You’ve seen the notices pop up on your screen – Allow (application) to Access Your Camera.
Or your microphone. Or your contact list. And the list goes on. And if you’re like most, you tap Allow without hesitation. You then start using the messaging application without giving it a further thought.
But what do these notifications mean exactly? And are they as harmless as they seem?
They’re called permissions. And below we’ll explain them, the consequences of not considering them more carefully, and a few steps you can take to better protect your privacy and the security of your data.
Permissions are concessions or allowances that you, the user, agree to in order to let an application perform its full range of capabilities. With each permission description, the app lays out the conditions which it may affect (or may affect it) while the application is installed or in use.
The permission protocol varies across operating systems and can be confusing as multiple permissions are often presented either at once or one after another in quick succession. Even if the language is clear, the exact meaning behind the permission or why it’s suggested is often unclear. What’s more, consideration of the potential consequences is often ignored.
In a perfect world, the requesting and granting of permission acts as a show of transparency and good faith – indicating that the developer has nothing to hide, while at the same time providing the potential user a more thorough understanding of how the app does what it does. Moreover, the permission is designed to ensure that the app in question is given the data and system access it needs to do its job.
Logically, for example:
Unfortunately not. With the boom in popularity of free messaging applications, so too have increased the permissions which these apps request upon download and registration. For example, apps like WhatsApp, Viber, Telegram, Facebook Messenger, and Trillian can request access to:
This doesn’t mean you should rush to delete these apps. What it does mean, however, is that you ought to consider the ramifications of using them – what data the apps have access to, what permissions you’ve given them, what they’re doing with this information, and what could potentially result from providing this access.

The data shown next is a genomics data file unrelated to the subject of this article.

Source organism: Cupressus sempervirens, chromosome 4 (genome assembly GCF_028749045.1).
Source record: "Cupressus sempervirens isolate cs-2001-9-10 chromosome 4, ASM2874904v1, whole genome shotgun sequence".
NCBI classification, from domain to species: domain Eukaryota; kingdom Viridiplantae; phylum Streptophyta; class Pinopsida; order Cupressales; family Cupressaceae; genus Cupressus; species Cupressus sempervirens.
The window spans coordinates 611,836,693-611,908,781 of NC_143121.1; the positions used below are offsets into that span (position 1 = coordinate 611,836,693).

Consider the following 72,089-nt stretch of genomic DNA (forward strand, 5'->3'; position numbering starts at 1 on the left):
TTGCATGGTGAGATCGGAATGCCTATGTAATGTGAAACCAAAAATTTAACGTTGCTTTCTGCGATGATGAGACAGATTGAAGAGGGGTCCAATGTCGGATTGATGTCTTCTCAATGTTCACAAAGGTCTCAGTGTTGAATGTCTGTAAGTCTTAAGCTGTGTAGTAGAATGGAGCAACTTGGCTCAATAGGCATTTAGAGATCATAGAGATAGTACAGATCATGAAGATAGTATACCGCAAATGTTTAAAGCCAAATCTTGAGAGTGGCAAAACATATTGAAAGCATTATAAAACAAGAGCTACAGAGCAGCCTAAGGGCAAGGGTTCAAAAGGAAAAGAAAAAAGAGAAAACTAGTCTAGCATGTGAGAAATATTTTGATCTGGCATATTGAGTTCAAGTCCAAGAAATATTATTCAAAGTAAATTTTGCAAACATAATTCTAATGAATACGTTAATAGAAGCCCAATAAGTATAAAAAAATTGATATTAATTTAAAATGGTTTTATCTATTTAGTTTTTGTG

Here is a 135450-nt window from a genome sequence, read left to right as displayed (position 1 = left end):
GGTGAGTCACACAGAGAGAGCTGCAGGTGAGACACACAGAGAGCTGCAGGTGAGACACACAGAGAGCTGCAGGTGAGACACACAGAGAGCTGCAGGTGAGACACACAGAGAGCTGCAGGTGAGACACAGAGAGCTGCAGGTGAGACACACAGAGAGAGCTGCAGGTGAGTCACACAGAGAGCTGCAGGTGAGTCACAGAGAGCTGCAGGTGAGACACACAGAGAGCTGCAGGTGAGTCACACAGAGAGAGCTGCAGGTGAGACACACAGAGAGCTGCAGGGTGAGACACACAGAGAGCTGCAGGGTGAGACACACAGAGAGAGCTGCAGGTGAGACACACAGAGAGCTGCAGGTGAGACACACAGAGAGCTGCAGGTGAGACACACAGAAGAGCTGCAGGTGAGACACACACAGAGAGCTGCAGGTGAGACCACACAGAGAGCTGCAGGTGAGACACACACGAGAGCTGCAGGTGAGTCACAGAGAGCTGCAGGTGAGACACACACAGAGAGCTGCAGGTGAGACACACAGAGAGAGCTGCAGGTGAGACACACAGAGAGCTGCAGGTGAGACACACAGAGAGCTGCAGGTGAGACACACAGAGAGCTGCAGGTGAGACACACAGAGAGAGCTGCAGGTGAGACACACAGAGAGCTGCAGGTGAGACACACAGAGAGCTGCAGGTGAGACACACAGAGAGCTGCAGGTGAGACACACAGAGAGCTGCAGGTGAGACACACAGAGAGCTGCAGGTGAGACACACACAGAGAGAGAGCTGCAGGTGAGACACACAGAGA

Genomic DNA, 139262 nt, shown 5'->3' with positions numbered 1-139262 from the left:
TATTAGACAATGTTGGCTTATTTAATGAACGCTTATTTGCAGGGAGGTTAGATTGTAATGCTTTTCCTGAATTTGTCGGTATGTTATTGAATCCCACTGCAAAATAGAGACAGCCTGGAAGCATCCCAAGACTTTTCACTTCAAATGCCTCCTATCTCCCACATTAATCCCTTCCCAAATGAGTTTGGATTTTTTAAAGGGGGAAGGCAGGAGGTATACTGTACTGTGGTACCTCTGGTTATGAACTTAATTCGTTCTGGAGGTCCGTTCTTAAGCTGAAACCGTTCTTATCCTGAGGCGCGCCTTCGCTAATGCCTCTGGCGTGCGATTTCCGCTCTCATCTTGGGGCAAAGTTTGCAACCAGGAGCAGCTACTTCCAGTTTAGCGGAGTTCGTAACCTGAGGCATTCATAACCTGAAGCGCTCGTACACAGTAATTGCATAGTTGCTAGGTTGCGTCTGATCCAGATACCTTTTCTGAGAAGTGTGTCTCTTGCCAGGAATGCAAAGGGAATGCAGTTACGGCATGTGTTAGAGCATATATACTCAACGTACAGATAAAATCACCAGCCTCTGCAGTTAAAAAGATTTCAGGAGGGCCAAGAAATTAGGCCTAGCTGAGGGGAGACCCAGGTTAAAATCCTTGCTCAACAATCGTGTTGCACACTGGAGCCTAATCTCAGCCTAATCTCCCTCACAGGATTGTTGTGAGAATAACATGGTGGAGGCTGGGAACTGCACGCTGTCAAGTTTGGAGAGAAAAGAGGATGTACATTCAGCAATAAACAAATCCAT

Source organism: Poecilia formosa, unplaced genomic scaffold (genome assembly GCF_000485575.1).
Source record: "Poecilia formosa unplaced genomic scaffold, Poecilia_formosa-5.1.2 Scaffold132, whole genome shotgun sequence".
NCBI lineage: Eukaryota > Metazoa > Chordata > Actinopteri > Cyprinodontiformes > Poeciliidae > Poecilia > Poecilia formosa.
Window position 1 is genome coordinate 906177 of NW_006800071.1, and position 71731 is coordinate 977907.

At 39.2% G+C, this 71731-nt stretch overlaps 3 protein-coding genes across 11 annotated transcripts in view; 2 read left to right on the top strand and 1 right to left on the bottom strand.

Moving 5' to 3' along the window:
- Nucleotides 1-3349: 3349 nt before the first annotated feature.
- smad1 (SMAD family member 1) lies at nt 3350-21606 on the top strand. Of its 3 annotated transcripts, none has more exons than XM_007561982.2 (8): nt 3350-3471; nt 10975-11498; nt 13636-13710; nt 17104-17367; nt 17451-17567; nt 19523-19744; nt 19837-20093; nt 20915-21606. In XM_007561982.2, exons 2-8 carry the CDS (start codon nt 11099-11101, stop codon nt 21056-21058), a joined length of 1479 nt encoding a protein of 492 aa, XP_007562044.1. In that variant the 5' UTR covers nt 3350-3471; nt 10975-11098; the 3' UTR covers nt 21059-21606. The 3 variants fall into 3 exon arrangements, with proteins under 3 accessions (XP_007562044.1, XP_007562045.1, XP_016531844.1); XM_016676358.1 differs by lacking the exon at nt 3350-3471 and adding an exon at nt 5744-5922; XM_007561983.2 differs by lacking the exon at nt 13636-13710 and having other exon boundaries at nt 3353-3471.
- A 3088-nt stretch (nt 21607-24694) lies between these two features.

For instance, with access to your hardware, features, location, and data:
Let’s be clear – just because an application is asking for your permission doesn’t mean they’re being straightforward about what they intend to do with your data.
For precisely this reason Facebook has been a regular in the headlines. Over the past year, the social media giant has scraped phone and text message data from Android users, provided Cambridge Analytica access to millions of users’ personal data, and most recently, harvested users’ data through a deceptive “Research” VPN; even going so far as to pay users – many of whom are teenagers – twenty dollars to use the application.
Upon “Trusting,” the app, users consented to providing Facebook limitless data – private social media messages, chats from instant messaging apps, shared media, emails, web searches, browsing activity, and even location information. Now banned by Apple – a clear violation of their rules – the application is still running on Android operating systems.
And while Facebook has perhaps been the biggest violator of users’ data and permissions, they’re not alone. Users of the popular messaging app Telegram have reported instances of unsolicited remote camera access without having first provided permission. What’s more, WhatsApp provides Facebook, its parent company, with users’ personal information, including phone numbers. Supposedly, this is in order to allow businesses to more directly target customers. But by also providing permission to access your location, it opens up any number of hypotheticals.
Let’s say you visit a counselor, for instance. You also happen to have the contact information of an addiction clinic in your phone. With access to your contact information and location, not only could any number of conclusions could be drawn from that data, but that data could end up literally anywhere.
In some instances, you can disable certain permissions after the fact by accessing them through your settings. But why take that risk? And by the time you disable the permissions in question, who knows what data will have already been collected?
You’ve seen enough examples of user data misuse and malfeasance on the part of big tech companies and their applications. And you, the consumer, simply don’t have enough information regarding how they use your data and what they do with remote access to your hardware.
By carefully thinking through the permissions these apps request, inspecting the finer details of each application and its permissions, and, importantly, considering the instant messenger you use, you can begin to better ensure your privacy and the safety of your data.